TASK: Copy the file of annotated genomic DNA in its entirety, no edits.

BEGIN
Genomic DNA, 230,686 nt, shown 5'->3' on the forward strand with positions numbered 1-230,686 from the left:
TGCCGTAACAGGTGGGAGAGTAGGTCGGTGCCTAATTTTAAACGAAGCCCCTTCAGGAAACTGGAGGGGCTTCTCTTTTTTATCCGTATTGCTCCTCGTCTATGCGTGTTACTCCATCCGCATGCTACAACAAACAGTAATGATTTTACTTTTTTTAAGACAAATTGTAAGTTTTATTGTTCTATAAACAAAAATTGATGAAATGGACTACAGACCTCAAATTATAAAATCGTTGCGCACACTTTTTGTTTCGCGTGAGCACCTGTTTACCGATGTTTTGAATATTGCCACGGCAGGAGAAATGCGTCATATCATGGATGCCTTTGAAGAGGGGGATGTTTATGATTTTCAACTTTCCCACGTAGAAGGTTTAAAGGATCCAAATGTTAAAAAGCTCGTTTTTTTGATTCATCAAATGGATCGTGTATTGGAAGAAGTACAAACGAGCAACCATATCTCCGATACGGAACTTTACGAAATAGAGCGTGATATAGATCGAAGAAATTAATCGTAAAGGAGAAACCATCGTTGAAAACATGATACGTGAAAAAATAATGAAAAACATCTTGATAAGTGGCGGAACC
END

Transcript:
Genomic DNA, 230,686 nt, shown 5'->3' on the forward strand with positions numbered 1-230,686 from the left:
TGCCGTAACAGGTGGGAGAGTAGGTCGGTGCCTAATTTTAAACGAAGCCCCTTCAGGAAACTGGAGGGGCTTCTCTTTTTTATCCGTATTGCTCCTCGTCTATGCGTGTTACTCCATCCGCATGCTACAACAAACAGTAATGATTTTACTTTTTTTAAGACAAATTGTAAGTTTTATTGTTCTATAAACAAAAATTGATGAAATGGACTACAGACCTCAAATTATAAAATCGTTGCGCACACTTTTTGTTTCGCGTGAGCACCTGTTTACCGATGTTTTGAATATTGCCACGGCAGGAGAAATGCGTCATATCATGGATGCCTTTGAAGAGGGGGATGTTTATGATTTTCAACTTTCCCACGTAGAAGGTTTAAAGGATCCAAATGTTAAAAAGCTCGTTTTTTTGATTCATCAAATGGATCGTGTATTGGAAGAAGTACAAACGAGCAACCATATCTCCGATACGGAACTTTACGAAATAGAGCGTGATATAGATCGAAGAAATTAATCGTAAAGGAGAAACCATCGTTGAAAACATGATACGTGAAAAAATAATGAAAAACATCTTGATAAGTGGCGGAACC